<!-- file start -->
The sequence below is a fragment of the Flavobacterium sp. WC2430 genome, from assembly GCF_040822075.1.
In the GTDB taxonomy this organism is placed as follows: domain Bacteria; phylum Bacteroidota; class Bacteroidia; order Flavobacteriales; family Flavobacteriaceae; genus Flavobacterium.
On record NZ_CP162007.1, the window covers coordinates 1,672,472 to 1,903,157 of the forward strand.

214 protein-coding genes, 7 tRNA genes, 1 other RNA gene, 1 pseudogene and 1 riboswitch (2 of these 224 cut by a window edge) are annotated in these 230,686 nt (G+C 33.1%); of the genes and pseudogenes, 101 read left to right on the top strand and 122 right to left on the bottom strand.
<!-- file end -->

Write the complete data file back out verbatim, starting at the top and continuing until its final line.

The sequence below is a fragment of the Flavobacterium sp. WC2430 genome, from assembly GCF_040822075.1.
In the GTDB taxonomy this organism is placed as follows: domain Bacteria; phylum Bacteroidota; class Bacteroidia; order Flavobacteriales; family Flavobacteriaceae; genus Flavobacterium.
On record NZ_CP162007.1, the window covers coordinates 1,672,472 to 1,903,157 of the forward strand.

214 protein-coding genes, 7 tRNA genes, 1 other RNA gene, 1 pseudogene and 1 riboswitch (2 of these 224 cut by a window edge) are annotated in these 230,686 nt (G+C 33.1%); of the genes and pseudogenes, 101 read left to right on the top strand and 122 right to left on the bottom strand.